From this interview, I’ve created a new daily simile (or metaphor, whatever appears is fine with me) practice. Just a short line at the bottom of my diary entry. It is a delight at the end of the day to stretch, as Marcus says, into new areas of reality. I really recommend giving it a try (and please share the results!).

The camera in my pocket and the camera in my mind

It’s a while ago now, that we all began to get used to people taking photos of their food. “The camera eats first!” folks say with glee, standing on their chairs in Michelin-starred restaurants, asking for the lights to be turned up (this is a real story) so their photos aren’t too dark for Instagram. Our sense of cameras – ones that, in my lifetime, have been pocket-sized, then smaller and digital, then smaller still and embedded in a device that is on my person almost all my waking life – our sense of these ubiquitous machines is so integrated into our way of seeing, that it has more or less become the way of seeing. 

I first read essays from On Photography when I was about 20, and came back to it again recently. I have never lived in a world that didn’t involve picture-taking. But even within that small bubble of time, I have seen how Susan Sontag’s perspectives in On Photography have shifted, become truer, contorted and reflexed back on themselves.

Taking photos (and today more than ever, videos) has provided the frame with which to view our most important moments in life – or so we are led to believe. We learn to stand still and smile on our earliest birthdays, we gaze at the world’s most dazzling landscapes through lenses, and – as Sontag points out – find it suspicious if parents don’t have reems of photos of their own children. It’s easy to take photos of the things we like, but it’s harder to capture the inner landscape: to respond to the subtle, inward sense of achievement, change, celebration – or indeed the quotidian, unsparkling sense of presence in day-to-day life. Perhaps that’s where photographers turn into artists.

One of Sontag’s speculations in these essays is that where there are workaholics, there are photographers. She suggests that citizens of industrially-centred countries like Germany, Japan and America had (at the time of publishing in 1977) been the most prolific in buying cameras because it gave them something productive to do on holiday. Instead of standing in front of an ancient religious monument, a magnificent waterfall or a wild animal and just looking at it – now they could do something. The act of photographing became the workaholic’s summer job: the in-house archivist. Today it has taken a cosmic forward-leap, with most people curating a version of their whole lives through photos and videos on social media. If we look at that behaviour through Sontag’s lens (accidental pun, promise), it’s easy to see how our work obsession has spread from day job, to holiday, to every moment of our life. The camera in today’s world can capitalise on anything – a morning coffee, a walk in the forest, a dinner with friends – it’s all ready to be captured and turned into a tile on an infinite digital wall.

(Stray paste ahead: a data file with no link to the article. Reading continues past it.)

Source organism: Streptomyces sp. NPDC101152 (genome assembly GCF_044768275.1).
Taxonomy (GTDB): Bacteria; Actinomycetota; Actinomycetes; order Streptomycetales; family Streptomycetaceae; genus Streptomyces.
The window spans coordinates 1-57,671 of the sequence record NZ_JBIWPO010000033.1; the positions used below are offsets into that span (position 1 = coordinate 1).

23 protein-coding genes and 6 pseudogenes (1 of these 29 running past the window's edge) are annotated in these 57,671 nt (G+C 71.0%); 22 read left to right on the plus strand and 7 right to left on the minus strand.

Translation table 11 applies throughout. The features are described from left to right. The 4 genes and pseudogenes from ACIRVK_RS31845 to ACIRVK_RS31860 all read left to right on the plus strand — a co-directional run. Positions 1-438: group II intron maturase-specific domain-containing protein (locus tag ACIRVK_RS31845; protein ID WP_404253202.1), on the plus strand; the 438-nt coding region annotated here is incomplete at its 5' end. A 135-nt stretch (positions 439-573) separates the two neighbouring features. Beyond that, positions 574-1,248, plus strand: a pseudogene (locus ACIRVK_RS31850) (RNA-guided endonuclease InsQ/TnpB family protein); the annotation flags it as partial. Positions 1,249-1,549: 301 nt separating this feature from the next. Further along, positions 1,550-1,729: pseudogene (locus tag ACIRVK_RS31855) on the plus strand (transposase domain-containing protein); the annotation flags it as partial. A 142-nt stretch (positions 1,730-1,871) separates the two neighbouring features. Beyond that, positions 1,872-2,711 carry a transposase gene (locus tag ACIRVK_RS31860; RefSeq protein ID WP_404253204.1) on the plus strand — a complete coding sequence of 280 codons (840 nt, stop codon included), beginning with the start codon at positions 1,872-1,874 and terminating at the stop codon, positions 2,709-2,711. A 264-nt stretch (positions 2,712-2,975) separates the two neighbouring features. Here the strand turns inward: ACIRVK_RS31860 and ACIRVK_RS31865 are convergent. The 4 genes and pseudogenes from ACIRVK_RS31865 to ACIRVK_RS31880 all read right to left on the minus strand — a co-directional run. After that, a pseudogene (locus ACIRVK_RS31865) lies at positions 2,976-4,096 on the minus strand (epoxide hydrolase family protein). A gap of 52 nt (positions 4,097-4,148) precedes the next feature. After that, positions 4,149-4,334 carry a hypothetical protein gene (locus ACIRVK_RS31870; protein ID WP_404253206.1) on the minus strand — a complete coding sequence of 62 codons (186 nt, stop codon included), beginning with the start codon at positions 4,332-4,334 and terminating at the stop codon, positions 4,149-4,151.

The photographer’s eye is a filter for value. With our worlds in our screens, we are constantly assessing the mise en scene for ‘grammable “content”. Sontag notes how the role of photographer creates a judgemental binary that didn’t exist before photography – one in which we’re constantly assessing if something is valuable enough to be worthy of being photographed – worthy of being seen. 

Once, cameras were seen as the objective gaze – a way to reveal what the artist’s brush or human memory could not portray. It was ultimately trustworthy. But modern techniques and technologies for framing, staging, and editing have irrevocably changed that. This idea is touched on in the Sundance award-winning documentary And The King Said What a Fantastic Machine. (The extra-long title refers to King Edward’s delighted response on seeing a staged version of his coronation on film.) The documentary follows the journey of camera image, from conception to present day in a chaotic mish-mash of clips and commentary. It falls short in narrative, unfortunately, and magniloquently concludes: cameras can be used for bad too, don’t you know?, as if it’s an entirely novel idea. But otherwise, The King… offers an arresting montage of the state of camera-usage, and what it says about our need to create a sense of self, be seen, and document our experiences as items.

Gravity and Center

By Henri Cole

I’m sorry I cannot say I love you when you say

you love me. The words, like moist fingers,

appear before me full of promise but then run away

to a narrow black room that is always dark,

where they are silent, elegant, like antique gold,

devouring the thing I feel. I want the force

of attraction to crush the force of repulsion

and my inner and outer worlds to pierce

one another, like a horse whipped by a man.

I don’t want words to sever me from reality.

I don’t want to need them. I want nothing

to reveal feeling but feeling—as in freedom,

or the knowledge of peace in a realm beyond,

or the sound of water poured in a bowl.

Henri Cole, “Gravity and Center” from Blackbird and Wolf. Copyright © 2008 by Henri Cole.
Silver Dusk (2015), by Karin Gunderson

Until next time…